Monday, November 28

5 Estate Planning Tips for People with Dementia

LAW & FINANCE:

Check out these 5 simple tips for estate planning with dementia. Do they apply to you?



Paul J. Mauro practices estate law at Legacy Financial Advisors. Here are a few steps to take to avoid problems he encounters regularly.
  1. Please make sure your name, birthday and social security number are all the same on all your documents, records and papers. In a recent case a wonderful man passed away and we went to file claims with his pension, social security and insurance companies. When a copy of the death certificate and the birth certificate were laid side by side, guess what, different birthdates were listed. Different dates of birth, or in another case, a different birth name which was dropped 30 years ago can lead to long delays and costs to prove real identity. The stress that widows and widowers have is NOT reduced by this type of hanging issue. In fact it makes things very tense. Please check and be sure on all your important papers that the dates and names match up.
  2. The probate process may seem like no big deal when we look back to the passing of our parents and grandparents who did not have much. Now in 2012 with larger estates more complete data from Internet databases and many long lost relatives on the web, it gets more serious. If you own a home in your state but you have a cottage, mountain house, or camp in a faraway place, your family will have not one state probate, but two. In many cases the rules of that other state are totally and completely different than your home state. This process requires your family to obtain outside counsel in that state, make required filings and yes, wait and wait. The land, which may have little value, can often cost many thousands to get released from probate to sell or dispose of. Real estate is the primary reason to do revocable trust work late in life so children can legally avoid the costs and hassles of probate. I am still waiting for the probate results on a Maine farm, a North Dakota field with oil rights, and a Florida condo, so the children can sell them and move on.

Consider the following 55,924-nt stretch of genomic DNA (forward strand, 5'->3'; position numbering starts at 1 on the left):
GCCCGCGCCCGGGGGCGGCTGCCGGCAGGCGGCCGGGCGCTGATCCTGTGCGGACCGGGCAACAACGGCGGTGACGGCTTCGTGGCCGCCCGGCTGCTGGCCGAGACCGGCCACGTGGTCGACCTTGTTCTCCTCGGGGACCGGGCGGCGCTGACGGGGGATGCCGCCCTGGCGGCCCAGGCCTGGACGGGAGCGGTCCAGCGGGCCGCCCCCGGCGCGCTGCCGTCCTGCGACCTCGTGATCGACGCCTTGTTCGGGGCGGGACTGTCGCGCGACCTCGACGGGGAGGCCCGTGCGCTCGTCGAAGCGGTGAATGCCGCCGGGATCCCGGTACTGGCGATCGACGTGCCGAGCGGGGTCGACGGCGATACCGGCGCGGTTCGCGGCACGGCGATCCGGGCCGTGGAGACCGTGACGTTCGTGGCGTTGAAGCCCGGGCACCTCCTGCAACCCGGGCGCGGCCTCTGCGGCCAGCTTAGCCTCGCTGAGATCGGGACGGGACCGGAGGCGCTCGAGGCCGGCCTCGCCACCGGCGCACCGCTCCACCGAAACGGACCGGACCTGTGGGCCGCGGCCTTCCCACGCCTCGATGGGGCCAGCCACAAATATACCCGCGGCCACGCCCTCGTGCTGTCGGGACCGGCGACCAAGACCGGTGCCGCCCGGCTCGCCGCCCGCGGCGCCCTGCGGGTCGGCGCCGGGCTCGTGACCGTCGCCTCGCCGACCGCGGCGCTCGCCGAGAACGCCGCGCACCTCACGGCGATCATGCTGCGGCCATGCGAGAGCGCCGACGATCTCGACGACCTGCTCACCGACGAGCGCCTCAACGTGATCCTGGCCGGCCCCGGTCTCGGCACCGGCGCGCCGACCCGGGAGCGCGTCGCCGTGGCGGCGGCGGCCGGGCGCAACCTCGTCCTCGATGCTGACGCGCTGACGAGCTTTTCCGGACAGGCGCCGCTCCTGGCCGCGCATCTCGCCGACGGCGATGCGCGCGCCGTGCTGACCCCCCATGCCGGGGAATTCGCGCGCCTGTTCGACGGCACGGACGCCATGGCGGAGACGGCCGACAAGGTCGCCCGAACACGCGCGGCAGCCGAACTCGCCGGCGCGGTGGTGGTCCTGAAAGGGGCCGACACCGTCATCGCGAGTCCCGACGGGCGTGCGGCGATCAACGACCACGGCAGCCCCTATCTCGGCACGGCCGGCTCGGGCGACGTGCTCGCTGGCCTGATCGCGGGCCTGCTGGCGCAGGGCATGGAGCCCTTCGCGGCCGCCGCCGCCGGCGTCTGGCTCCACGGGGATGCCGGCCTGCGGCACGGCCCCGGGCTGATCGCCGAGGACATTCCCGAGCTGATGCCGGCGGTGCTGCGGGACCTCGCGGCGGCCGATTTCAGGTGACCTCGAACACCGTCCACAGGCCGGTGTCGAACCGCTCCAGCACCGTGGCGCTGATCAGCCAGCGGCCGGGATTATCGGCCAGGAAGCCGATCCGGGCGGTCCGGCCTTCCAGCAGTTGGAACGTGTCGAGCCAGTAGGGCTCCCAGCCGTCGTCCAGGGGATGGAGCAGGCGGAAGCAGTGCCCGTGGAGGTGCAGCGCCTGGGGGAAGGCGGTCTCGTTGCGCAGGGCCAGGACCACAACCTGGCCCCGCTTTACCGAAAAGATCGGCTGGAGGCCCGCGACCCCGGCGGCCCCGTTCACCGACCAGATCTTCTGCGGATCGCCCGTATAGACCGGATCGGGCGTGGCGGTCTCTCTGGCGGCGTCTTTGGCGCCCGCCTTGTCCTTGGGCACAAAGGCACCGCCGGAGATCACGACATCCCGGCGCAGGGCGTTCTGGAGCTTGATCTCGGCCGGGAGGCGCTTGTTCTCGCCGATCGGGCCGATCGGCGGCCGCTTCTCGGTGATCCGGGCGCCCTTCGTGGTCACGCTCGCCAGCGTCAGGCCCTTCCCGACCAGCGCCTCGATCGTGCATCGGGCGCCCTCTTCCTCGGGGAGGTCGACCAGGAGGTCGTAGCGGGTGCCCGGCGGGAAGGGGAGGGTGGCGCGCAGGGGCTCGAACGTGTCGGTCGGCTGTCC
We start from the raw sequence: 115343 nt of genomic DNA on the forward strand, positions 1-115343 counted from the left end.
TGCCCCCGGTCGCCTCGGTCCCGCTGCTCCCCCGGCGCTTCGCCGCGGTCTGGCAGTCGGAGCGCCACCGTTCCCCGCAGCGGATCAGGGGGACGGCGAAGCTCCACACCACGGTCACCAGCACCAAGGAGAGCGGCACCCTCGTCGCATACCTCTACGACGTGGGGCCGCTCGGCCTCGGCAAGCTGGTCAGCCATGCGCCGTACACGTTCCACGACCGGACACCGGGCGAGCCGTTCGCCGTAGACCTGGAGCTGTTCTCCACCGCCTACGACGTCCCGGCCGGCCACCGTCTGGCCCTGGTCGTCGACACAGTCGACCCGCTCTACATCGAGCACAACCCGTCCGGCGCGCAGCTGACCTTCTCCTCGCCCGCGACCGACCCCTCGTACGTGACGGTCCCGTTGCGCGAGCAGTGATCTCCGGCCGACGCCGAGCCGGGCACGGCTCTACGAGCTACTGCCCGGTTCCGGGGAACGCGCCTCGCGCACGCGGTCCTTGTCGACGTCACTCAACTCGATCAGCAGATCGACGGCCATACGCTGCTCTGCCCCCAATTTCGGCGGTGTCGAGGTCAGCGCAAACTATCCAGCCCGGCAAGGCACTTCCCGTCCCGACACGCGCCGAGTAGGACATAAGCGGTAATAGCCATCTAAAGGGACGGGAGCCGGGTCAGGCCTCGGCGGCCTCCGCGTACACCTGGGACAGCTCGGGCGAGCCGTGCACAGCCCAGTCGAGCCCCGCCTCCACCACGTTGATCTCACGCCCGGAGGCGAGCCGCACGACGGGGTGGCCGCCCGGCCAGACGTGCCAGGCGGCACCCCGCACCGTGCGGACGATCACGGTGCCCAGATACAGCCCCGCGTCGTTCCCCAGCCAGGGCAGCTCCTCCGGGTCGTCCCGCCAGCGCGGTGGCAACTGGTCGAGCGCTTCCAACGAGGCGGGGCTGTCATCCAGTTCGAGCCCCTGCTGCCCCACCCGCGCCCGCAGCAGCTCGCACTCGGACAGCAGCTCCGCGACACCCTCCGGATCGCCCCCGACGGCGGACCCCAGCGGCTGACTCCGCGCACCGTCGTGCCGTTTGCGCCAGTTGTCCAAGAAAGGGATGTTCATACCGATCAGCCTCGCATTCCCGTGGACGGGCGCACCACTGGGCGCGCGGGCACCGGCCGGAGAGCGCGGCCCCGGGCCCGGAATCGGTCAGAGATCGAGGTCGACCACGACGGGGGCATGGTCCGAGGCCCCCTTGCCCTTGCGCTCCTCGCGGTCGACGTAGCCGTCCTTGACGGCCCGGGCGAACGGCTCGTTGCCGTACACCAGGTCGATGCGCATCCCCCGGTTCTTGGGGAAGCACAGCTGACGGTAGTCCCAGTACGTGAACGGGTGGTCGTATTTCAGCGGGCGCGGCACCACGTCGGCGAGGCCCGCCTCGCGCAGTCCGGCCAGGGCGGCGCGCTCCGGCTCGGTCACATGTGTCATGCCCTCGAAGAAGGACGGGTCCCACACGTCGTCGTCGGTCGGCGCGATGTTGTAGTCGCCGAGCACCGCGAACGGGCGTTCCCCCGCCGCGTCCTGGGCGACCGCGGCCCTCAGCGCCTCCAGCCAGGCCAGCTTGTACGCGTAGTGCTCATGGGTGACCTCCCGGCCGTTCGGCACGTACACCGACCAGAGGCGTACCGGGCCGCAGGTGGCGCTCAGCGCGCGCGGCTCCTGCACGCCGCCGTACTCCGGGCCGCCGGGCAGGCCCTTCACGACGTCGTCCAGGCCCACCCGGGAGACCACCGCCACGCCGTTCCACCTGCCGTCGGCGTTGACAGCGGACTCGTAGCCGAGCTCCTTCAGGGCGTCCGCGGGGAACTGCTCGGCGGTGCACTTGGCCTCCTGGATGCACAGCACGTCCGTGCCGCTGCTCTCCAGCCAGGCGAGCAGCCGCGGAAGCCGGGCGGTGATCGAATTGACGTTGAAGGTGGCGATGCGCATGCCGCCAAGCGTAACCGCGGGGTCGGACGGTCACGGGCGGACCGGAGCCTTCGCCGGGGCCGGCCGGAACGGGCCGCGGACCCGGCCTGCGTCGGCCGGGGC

3. When we age, often there is a period of time that we cannot deal with our financial affairs and family has to take over. I have been working with a family who did not prepare in advance until Alzheimer's took over the life of the family matriarch. The problem in this family is that the husband was a very successful scientist with a huge laboratory tied to one of the fine Massachusetts educational institutions. As a result, he has a multi-million dollar retirement fund for which he is required at age 80 to take minimum withdrawals. The problem is, under the plan rules of his former employer, he cannot take withdrawals without his wives notarized signature, and his wife cannot sign. When we had the telephone consultation with the company they told us the old power of attorney will not suffice, and to take your withdrawal so we will not release the money. The plan administrator was very polite and told our firm's lawyer that this fellow would just have to go to court and get a guardianship of conservancy over his wife. That, ladies and gentlemen means going to probate. This man tried to play by the rules but his wife got sick and now he has a 50% tax penalty for not taking his required minimum distribution and his retirement account is basically held hostage while we go to court. Please update your legal documents, roll over your employer plan to your own IRA for control and make sure you have the right papers to control your spouse's retirement if they become disabled.